Per Romy, “the Supreme Court sustained the power of the school authorities to discipline their students even if the complained act was committed outside the school premises.” Romy cited more from the High Court’s ruling: “Common sense dictates that the school retains its power to compel its students in or off-campus to a norm of conduct compatible with their standing as members of the academic community. Hence, when the conduct complained of directly affects the suitability of the alleged violators as students, there is no reason why the school can not impose the same disciplinary action as when the act took place inside the campus.”
“Furthermore, the true test of a school’s right to investigate, or otherwise, suspend or expel a student for a misconduct committed outside the school premises and beyond school hours is not the time or place of the offense, but its effect upon the morale and efficiency of the school and whether it, in fact, is adverse to the school’s good order welfare and the advancement of its students. The power of the school over its students does not cease absolutely when they leave the school premises, and that conduct outside of school hours may subject a student to school discipline if it directly affects the good order and welfare of the school or has a direct and immediate effect on the discipline or general welfare of the school.” Romy further quoted the High Court ruling.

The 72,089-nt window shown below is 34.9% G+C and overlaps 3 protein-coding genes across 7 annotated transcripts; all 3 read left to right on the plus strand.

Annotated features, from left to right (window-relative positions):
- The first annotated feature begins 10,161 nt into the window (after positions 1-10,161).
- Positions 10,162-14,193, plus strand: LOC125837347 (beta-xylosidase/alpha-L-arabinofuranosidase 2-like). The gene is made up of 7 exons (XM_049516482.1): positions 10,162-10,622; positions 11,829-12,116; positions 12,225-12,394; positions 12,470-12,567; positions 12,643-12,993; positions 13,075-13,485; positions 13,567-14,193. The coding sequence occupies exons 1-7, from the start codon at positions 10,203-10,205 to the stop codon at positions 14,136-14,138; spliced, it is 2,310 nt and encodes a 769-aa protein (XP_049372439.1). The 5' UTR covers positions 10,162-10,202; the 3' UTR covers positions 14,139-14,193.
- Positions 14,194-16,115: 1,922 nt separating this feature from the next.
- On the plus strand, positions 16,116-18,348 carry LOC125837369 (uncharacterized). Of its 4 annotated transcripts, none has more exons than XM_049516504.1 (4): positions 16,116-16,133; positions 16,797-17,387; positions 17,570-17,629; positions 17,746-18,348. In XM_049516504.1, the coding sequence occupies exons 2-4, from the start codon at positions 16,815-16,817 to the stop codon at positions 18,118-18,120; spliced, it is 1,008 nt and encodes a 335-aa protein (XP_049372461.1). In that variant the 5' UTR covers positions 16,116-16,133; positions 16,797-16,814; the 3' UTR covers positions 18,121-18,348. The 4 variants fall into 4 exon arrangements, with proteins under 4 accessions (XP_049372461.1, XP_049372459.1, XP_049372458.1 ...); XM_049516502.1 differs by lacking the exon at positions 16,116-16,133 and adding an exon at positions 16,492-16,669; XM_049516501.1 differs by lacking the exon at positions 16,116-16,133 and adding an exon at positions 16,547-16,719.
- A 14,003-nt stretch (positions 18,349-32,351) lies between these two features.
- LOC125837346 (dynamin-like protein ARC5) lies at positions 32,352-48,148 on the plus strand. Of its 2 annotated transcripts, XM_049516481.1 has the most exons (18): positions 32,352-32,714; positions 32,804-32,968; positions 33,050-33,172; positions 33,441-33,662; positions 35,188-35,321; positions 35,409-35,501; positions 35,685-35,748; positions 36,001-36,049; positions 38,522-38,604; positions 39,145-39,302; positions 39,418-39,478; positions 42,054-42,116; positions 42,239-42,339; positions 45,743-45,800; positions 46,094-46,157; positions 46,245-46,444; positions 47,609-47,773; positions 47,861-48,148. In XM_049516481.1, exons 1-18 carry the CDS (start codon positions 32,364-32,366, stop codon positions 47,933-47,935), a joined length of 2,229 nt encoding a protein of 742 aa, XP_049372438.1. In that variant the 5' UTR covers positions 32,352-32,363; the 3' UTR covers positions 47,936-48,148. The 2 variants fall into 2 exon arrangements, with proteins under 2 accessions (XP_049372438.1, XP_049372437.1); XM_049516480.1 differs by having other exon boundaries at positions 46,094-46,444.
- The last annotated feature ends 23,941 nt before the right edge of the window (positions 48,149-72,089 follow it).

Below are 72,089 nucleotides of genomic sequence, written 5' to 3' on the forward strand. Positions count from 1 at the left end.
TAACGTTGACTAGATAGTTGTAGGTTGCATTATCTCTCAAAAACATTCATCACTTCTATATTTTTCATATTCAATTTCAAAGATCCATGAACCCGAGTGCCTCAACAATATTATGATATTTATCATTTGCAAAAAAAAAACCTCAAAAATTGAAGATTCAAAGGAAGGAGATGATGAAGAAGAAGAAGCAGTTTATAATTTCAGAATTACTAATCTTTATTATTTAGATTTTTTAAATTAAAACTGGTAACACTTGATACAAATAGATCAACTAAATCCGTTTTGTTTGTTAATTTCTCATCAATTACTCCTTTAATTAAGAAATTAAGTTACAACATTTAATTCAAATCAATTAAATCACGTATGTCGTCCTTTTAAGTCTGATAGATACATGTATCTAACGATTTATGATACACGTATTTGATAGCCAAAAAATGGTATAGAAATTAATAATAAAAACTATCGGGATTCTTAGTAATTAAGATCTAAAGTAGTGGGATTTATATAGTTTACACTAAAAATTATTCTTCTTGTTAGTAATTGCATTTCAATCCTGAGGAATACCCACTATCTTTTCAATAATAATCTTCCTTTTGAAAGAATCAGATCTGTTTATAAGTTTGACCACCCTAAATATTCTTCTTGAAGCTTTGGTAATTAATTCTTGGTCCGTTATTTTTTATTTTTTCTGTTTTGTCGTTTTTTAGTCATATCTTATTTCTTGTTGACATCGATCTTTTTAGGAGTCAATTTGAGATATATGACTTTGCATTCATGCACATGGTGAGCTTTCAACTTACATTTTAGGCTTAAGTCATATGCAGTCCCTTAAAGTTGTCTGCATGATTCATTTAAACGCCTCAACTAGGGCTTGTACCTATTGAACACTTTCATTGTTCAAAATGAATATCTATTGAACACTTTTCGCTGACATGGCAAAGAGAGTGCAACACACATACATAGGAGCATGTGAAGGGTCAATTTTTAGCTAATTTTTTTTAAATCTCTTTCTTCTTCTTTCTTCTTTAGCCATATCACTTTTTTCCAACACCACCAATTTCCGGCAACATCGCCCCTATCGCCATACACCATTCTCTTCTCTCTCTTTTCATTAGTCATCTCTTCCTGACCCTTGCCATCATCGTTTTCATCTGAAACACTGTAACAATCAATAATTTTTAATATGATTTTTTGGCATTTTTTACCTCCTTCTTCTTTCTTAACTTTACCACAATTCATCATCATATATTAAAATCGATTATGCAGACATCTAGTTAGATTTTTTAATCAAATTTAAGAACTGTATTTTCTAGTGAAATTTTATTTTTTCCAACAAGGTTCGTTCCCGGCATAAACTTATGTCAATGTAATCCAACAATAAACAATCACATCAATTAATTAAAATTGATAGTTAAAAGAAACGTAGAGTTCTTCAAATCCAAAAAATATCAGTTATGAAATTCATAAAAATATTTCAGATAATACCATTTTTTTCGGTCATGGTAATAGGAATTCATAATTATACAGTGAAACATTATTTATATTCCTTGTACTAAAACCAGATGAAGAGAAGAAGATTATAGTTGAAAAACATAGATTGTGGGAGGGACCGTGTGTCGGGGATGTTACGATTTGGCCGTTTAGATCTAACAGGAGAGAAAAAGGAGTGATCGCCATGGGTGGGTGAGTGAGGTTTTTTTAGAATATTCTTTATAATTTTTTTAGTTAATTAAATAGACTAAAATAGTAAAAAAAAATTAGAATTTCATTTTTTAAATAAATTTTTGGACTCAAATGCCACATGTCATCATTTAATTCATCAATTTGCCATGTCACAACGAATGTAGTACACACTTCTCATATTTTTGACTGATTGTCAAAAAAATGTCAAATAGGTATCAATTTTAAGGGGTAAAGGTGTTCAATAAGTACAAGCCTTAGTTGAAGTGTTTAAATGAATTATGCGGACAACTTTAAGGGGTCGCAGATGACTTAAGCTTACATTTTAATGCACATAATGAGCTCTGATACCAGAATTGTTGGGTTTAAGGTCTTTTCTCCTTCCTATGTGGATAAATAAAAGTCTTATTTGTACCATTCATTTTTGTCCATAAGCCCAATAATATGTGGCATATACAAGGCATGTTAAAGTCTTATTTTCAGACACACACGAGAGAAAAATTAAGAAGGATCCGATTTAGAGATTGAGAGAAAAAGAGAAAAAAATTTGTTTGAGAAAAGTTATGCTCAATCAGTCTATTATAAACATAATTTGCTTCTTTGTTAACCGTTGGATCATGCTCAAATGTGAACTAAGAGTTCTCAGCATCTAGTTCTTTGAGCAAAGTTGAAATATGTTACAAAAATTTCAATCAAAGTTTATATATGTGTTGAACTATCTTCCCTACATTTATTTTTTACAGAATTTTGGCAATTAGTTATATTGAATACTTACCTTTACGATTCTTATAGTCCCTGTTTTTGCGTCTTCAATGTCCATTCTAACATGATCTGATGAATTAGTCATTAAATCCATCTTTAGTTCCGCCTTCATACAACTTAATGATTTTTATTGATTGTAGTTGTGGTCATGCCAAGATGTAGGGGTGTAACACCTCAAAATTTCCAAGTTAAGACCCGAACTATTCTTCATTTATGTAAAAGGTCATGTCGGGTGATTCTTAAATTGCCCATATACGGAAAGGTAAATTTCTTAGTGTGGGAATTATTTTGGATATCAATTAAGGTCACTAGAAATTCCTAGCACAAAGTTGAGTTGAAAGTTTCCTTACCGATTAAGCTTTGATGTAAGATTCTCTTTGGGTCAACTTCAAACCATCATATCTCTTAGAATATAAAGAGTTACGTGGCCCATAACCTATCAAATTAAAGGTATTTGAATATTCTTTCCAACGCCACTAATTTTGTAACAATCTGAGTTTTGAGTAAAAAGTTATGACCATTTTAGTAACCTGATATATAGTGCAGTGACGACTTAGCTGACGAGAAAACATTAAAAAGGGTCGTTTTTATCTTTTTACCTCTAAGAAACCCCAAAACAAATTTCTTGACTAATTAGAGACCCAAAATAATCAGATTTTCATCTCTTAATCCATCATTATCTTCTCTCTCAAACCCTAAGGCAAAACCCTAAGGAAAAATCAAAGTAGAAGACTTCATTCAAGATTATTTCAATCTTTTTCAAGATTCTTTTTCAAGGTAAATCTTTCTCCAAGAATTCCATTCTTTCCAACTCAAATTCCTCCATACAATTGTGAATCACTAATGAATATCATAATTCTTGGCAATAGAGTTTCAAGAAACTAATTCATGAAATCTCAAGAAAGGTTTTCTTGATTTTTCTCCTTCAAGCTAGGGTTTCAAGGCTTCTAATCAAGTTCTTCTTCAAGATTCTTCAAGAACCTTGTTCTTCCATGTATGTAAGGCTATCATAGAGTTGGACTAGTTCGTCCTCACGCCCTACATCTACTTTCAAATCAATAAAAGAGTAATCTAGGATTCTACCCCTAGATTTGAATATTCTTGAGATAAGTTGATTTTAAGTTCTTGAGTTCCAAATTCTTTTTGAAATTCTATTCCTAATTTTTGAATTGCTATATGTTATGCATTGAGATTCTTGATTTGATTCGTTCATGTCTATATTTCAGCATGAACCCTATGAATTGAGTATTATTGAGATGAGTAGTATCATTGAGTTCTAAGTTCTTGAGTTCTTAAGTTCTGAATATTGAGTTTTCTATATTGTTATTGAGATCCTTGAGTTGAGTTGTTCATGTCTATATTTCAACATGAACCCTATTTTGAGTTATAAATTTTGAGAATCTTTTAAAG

On this issue of the disbarred STC seniors, my sympathy goes to the parents who were naturally disappointed that their girls were not able to attend the graduation rites. However, taking the larger perspective to this issue, my opinion would be very similar to the insights of my neighbor Romy Macalintal.
The parents cannot avoid accepting the STC standard when they enrolled their girls there. That would include STC’s guidelines on what are considered as obscene behavior. When they chose STC for their girls’ education, they effectively entered into a covenant with STC for their children to be developed according to the STC norm. This is the equivalent of the “For better or for worse” vow in marriage. This guideline of STC isn’t unique to STC but is commonly practiced by other Catholic schools.
These disappointed parents of the STC students should take the lead in bringing their girls to move on from this episode. What they just underwent will not matter at all after a few months. What will matter is what these students make of their lives from hereon.